September 22, 2006

Home Truths


by Michael Gow

Queensland Theatre Company
and Griffin Theatre Company
Dunstan Playhouse
Until September 23, 2006.

Reviewed by Murray Bramwell

There can be few Australian plays as mercurial as Away. Written in the mid-Eighties, but set in the late Sixties, it focuses on three families going “away” for their summer holidays. It is full of affectionate retro-detail of Australian beach culture, but its central themes are of loss and death and the struggle to accept the inevitable and irrevocable. It is also a domestic Australian play which insouciantly includes magic realism and uses almost every arrow from the Shakespearean quiver – masque, fairies, soliloquy, a play within a play, and a force nine tempest.

Twenty years on from its first performance by Griffin Theatre, Away is on the road again and it is a most welcome inclusion in the State Theatre Company’s season. Now artistic director at the QTC, Michael Gow directs his own creation for the first time since 1992, bringing to it a fresh eye and a confident clarity.

A favourite text for school and amateur performances (and with a hundred thousand copies in print ) Away is a classic. But many productions plump for whimsy, opportunities for nostalgic kitsch and easy sentiment. In this version, designer Robert Kemp’s stage-within-a stage set (for Gow’s play-within- a-play ) frames the action in the school hall locations which bookend the action. He enjoys his chance for pop-up caravan parks, blonde Dusty wigs, florals and beige. But, fully aware that the perky visuals, Damien Cooper’s creamy lighting, and the lambent Mendelssohn theme are taking us in one direction, Gow steers the performances to express his darker purpose.

The cast is strong and more than willing to look for complexity in their task. The puckish Tom, in remission from cancer but facing an uncertain future, is both insightful and down-to-earth in Leon Cain’s likeable performance (he also does well as Rick, the bewildered young bridegroom) As Meg, Francesca Savige, is convincingly forthright as she stares down a difficult mother and later, some very special pleading from Tom. And, as Vic, Jim and Harry, Sue Dwyer, Richard Sydenham and Daniel Murphy find nuance and gentle humour as parents trying to keep an even keel.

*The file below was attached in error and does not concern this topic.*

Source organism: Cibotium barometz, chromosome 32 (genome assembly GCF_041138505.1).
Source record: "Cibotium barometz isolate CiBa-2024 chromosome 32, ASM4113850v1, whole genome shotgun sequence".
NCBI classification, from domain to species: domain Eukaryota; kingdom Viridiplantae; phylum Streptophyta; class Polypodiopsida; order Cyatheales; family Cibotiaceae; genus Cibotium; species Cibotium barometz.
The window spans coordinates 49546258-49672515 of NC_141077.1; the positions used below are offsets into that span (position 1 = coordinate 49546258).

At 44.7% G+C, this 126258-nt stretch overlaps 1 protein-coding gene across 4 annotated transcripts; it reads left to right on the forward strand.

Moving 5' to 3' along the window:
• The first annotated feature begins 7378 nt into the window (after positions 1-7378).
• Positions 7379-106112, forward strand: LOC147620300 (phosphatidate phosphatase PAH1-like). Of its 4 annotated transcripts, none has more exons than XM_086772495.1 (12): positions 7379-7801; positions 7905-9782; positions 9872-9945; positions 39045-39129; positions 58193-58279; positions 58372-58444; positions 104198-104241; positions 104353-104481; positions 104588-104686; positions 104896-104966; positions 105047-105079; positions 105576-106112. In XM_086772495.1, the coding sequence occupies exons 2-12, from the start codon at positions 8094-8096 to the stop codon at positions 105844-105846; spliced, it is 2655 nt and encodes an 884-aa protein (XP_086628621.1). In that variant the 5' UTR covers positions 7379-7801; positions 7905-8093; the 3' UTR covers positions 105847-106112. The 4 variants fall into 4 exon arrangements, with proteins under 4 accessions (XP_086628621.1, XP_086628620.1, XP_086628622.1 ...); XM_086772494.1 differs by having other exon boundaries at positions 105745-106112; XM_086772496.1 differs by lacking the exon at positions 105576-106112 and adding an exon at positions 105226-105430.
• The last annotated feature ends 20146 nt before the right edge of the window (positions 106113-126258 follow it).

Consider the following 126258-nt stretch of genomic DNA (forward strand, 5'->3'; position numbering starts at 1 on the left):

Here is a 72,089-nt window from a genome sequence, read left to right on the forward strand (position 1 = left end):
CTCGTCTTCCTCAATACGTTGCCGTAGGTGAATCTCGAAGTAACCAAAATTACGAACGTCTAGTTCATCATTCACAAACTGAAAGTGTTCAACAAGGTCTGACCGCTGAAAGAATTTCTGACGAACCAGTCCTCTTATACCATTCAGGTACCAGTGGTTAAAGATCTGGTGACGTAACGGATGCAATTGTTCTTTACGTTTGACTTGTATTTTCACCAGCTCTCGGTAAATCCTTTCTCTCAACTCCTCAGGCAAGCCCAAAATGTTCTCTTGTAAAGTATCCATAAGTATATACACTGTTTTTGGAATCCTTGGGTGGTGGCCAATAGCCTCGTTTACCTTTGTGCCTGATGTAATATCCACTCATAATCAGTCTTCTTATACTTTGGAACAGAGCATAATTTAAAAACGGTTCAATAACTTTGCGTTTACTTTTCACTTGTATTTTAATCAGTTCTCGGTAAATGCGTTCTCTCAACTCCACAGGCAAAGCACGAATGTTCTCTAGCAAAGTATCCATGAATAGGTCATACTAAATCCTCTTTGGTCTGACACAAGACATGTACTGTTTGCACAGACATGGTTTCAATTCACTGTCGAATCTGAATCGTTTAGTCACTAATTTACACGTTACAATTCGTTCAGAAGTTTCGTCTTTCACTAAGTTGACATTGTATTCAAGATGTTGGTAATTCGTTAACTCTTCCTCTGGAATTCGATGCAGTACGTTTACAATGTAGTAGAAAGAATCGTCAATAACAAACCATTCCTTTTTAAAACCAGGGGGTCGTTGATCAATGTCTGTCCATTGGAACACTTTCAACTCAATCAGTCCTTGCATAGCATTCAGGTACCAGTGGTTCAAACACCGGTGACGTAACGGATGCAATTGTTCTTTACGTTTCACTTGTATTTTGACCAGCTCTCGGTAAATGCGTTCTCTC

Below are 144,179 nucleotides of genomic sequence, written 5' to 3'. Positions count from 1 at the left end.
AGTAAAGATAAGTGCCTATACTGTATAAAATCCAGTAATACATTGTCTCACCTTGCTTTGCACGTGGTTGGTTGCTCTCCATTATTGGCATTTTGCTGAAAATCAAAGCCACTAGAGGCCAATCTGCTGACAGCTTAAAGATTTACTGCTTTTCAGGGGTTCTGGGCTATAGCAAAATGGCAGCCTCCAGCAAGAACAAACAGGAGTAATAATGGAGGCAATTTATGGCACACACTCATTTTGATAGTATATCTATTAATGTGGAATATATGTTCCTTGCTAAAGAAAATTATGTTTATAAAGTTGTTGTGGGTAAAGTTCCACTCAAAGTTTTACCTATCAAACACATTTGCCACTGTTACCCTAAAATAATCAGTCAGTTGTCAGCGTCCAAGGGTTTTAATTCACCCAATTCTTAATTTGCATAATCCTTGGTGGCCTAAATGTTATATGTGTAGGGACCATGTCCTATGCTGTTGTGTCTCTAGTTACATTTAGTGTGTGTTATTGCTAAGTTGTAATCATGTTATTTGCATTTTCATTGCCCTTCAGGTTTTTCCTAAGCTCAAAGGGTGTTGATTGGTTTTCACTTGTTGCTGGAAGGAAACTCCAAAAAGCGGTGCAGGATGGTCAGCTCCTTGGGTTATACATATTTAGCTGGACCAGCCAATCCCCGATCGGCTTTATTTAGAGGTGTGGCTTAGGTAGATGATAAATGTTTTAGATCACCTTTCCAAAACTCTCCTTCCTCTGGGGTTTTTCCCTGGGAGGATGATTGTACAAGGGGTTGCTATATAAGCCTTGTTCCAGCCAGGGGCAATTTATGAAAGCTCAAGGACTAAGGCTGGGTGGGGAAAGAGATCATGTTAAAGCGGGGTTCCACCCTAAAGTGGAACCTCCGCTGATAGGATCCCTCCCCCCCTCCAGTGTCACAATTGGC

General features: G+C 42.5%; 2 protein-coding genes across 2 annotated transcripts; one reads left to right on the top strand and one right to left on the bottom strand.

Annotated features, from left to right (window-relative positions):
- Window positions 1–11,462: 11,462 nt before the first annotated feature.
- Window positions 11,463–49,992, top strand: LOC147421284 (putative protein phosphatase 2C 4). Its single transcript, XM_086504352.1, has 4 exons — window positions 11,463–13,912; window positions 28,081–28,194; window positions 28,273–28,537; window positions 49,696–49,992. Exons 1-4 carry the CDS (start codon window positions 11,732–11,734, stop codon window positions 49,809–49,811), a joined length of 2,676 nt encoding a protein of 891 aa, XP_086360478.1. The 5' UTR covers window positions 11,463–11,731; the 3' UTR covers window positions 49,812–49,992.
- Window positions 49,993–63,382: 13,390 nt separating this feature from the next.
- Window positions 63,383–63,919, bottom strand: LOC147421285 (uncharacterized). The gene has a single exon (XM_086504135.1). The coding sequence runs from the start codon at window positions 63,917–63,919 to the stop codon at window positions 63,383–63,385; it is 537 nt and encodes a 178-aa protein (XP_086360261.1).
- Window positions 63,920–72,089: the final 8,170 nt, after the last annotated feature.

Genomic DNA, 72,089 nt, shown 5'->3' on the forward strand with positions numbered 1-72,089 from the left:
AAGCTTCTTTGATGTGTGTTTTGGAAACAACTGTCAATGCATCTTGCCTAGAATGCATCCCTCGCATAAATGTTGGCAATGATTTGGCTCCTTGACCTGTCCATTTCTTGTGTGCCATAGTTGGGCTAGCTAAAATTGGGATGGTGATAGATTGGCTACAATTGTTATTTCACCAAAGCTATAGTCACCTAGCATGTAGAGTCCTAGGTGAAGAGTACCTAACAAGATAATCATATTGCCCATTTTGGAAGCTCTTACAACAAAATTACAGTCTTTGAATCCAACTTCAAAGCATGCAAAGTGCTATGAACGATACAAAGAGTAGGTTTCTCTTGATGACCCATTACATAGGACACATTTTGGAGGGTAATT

There are two key performances, however, which give this production its particular strength. As Coral, Georgina Symes, has a willowy Kim Novak glamour along with her deep, alienated grief. Her questioning of her conscripted son’s death in Vietnam has a determined edge to it – even as her husband, Roy (played with convincing anguish by Joss McWilliam) is vainly trying to close his mind to doubt. Similarly, Barbara Lowing gives the role of Gwen, imperious mother of Meg and wife of long-suffering Jim, much greater reality than is often the case. Rather than the usual one-dimensional, carping Edna Everage stereotype, Gow has encouraged an interpretation of a woman on the verge of a nervous breakdown, someone for whom affluence is no consolation for a previous deprivation.

This production is delightful and deeply satisfying – and powerfully renews the reputation of the play. The airy comedy is appealingly evident, as is the well-observed family detail. But this Away also delves the tragedy of premature death and that arduous path which Edgar describes in Lear – “Men must endure/ their going hence, even as their coming hither.” There is a sadness here which is neither mawkish nor misplaced. What is that word Coral is looking for in her soliloquy ? Alas.

“Darker makes it better” The Adelaide Review, No.301, September 22, 2006, p.14.

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